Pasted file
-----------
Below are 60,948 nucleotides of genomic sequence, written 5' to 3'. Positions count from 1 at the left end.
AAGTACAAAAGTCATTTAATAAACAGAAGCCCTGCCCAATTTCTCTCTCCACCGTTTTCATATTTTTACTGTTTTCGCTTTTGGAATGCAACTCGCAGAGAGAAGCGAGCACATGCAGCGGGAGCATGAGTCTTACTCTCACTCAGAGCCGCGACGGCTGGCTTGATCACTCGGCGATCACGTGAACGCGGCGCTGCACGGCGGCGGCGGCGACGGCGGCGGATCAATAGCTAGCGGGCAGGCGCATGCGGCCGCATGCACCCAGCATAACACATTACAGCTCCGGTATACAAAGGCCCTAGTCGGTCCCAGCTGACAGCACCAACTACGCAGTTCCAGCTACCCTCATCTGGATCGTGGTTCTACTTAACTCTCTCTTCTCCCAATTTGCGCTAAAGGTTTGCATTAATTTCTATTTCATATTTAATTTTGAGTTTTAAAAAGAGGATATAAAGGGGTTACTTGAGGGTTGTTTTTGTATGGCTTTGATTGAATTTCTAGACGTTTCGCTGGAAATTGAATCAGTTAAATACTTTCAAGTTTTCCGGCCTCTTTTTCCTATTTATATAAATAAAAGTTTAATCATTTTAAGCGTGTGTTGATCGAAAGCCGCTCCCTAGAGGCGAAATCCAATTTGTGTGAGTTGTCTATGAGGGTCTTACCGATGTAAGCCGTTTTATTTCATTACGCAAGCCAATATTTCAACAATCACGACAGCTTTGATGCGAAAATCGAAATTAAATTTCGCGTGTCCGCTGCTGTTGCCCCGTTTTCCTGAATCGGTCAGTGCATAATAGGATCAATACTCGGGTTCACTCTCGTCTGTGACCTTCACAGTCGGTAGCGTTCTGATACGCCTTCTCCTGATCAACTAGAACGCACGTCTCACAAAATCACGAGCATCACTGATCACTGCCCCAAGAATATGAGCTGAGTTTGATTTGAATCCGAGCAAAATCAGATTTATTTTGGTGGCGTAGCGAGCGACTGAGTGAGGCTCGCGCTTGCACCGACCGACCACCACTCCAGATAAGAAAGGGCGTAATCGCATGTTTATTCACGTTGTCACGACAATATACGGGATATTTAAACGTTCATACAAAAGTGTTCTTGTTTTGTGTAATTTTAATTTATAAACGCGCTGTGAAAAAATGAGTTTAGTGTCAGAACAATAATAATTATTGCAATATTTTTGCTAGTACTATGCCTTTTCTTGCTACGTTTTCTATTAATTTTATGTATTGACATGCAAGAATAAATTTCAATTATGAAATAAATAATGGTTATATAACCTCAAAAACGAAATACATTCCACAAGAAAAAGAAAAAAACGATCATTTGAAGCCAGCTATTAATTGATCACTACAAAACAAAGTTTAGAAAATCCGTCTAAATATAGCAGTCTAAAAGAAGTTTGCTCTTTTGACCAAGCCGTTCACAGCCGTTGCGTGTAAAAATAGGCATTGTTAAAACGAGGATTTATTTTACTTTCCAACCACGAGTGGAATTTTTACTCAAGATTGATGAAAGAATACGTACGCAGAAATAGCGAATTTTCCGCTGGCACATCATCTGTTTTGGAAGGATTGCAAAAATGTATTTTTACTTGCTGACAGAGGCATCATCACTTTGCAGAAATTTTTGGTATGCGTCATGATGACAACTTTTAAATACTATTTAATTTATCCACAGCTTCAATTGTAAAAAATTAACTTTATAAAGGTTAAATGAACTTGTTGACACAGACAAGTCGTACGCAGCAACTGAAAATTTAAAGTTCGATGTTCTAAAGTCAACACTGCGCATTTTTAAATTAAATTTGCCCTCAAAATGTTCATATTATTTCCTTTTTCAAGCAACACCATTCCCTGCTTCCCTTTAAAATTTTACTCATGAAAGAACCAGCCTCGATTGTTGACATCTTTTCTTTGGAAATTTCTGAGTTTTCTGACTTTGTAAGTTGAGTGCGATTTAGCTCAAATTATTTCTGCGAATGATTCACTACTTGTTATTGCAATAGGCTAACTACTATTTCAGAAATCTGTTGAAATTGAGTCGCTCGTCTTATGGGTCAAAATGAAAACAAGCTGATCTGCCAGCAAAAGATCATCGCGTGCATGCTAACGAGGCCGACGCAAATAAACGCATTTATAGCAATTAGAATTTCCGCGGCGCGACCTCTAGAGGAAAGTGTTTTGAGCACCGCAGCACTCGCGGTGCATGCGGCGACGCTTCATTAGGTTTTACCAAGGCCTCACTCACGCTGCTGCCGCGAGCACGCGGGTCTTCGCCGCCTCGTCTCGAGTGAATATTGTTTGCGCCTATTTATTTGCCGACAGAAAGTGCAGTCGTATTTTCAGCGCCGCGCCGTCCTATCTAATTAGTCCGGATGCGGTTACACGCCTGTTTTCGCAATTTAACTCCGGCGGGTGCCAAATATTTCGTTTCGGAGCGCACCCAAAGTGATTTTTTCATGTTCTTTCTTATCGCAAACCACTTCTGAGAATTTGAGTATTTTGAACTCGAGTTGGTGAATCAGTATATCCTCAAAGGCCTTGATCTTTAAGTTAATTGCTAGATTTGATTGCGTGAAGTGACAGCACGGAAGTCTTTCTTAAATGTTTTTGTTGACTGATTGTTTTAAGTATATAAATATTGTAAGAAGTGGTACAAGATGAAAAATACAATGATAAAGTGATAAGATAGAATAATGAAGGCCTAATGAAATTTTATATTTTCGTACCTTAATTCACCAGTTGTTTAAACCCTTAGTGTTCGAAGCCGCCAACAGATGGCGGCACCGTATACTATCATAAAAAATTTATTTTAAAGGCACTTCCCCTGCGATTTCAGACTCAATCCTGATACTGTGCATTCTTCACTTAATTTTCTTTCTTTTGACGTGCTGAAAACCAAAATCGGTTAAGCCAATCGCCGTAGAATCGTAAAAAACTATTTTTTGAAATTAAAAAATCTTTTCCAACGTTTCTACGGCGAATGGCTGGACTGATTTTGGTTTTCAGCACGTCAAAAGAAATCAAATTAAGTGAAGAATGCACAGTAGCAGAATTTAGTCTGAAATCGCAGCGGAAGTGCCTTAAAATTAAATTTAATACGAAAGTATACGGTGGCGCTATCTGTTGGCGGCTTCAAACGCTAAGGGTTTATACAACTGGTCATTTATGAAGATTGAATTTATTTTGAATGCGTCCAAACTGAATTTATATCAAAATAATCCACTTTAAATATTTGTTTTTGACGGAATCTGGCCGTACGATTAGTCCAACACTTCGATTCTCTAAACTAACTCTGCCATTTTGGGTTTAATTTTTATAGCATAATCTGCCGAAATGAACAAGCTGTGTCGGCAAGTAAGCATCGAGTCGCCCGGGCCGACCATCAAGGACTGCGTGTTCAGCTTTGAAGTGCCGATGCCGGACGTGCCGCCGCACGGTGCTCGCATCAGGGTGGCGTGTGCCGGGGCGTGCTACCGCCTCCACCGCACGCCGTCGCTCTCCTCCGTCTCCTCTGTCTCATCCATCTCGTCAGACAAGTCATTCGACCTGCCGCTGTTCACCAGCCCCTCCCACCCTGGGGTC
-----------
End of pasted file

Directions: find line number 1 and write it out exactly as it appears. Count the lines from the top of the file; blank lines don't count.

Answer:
Below are 60,948 nucleotides of genomic sequence, written 5' to 3'. Positions count from 1 at the left end.